The Truth Fairy


All the evidence indicates that the truth fairy made a visit to the Great Falls Public Schools Budget Committee last week when they recommended that no levy be placed before the voters as part of the May 7th school district election.

But before you feel free to spend that would-be tax increase, please remember that the issue isn’t settled until the entire school board votes on the issue. As some have suggested, you might want to attend the school board meeting on Monday to voice your No-Levy support.

The truth fairy’s visit to the budget committee was more of a gentle tap on the shoulder, rather than an in-your-face confrontation. Still one school board trustee, Jeff Gray, seemed to get the message on several levels. Now it might also be the case that since trustee Gray is running for reelection, he also could have been reading the tea leaves.

Jeff Gray gave the reason that the budget committee made the decision to recommend against a levy this spring is because the voters still don’t understand the difference between levies and bonds. Does he really think we are that stupid, or is it just another excuse?

According to the Great Falls Tribune, Gray also said “…if they don’t do a levy there will be about $1 million in cuts they will have to make. All those things will continue to be felt. Maybe not seen by the public, but they are felt by the staff…the students will feel it”.

One area where cuts will not be felt, administrator’s salaries, and you can take that to the bank!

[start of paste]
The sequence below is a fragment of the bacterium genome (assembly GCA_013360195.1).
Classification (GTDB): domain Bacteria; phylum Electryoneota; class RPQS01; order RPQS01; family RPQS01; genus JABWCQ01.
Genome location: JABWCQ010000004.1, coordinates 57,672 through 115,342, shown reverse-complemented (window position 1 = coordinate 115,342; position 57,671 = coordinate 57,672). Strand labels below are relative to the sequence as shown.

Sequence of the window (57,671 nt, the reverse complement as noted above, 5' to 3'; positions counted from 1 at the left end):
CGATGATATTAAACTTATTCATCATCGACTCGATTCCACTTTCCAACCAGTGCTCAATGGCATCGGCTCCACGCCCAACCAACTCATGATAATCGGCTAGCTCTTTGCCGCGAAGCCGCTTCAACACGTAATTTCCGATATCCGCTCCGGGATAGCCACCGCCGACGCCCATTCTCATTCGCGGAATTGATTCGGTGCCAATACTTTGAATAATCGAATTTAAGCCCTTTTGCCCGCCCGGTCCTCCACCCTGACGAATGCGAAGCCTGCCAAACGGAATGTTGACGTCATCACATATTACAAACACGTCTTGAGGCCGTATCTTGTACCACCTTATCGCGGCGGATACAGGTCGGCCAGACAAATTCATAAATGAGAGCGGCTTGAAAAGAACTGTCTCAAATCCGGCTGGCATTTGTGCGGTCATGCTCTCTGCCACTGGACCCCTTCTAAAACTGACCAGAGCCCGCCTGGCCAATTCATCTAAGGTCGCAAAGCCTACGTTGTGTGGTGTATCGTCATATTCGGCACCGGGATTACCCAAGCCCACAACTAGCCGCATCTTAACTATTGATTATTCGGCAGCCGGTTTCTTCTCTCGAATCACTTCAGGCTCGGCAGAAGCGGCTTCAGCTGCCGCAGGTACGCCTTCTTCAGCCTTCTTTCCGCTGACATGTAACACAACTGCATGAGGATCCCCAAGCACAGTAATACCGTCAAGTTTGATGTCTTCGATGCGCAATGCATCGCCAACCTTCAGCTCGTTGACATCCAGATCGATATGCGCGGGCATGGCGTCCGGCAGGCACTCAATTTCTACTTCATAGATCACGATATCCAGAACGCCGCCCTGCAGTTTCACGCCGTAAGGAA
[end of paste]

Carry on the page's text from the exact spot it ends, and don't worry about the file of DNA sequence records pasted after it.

Of course, the committee’s decision to recommend that another million-dollar levy should not be attempted at this time, brought tears to the eyes of outgoing superintendent Tammy Lacy who was, as reported by the Tribune, “heartbroken”.

In addition, according to an item in The Electric school board chairman Jan Cahill stated the following: “To the people who want to vote no on school levies, shame on them,”

The more significant revelation from trustee Gray came when he admitted the truth: “With public school funds continuing to decrease, there are harder long-term decisions that will have to be taken into consideration, such as consolidating schools.”

This is a reality that Tammy Lacey has in the past rejected out-of-hand, but that any serious planning would dictate. Consider this; Billings has a population of 125,000 and has 22 elementary schools, Great Falls has a population of 58,000 and has 15 elementary schools.

Several of our schools on the east end of town were built when Malmstrom Air Force Base was going strong but are now not strategically located for our current and future populations, and could be integrated into other existing schools which are sited to allow for expansion.

That’s just one example and there are more potential consolidation opportunities.

The truth is that Great Falls is not, and likely will not be booming anytime soon. The Truth Fairy who tapped Jeff Gray is right, not the Sugar Plumb fairies that the school administrators and decision-making community crony leaders are listening to.

The sad truth is that we probably spent $50M before we woke up, if we are truly awake.



Philip M. Faccenda
Philip M. Faccenda
Philip M. Faccenda is an AIA award-winning architect and planner. He is the Editor-in-Chief of E-City Beat.


  1. It would be interesting to see school budgets (in constant dollars) over time, compared with enrollment over time, compared per student spending (in constant dollars) over time, compared with test scores over time, compared with graduation rates over time, compared with administrative spending (in constant dollars) over time, compared with…well, you get the idea.


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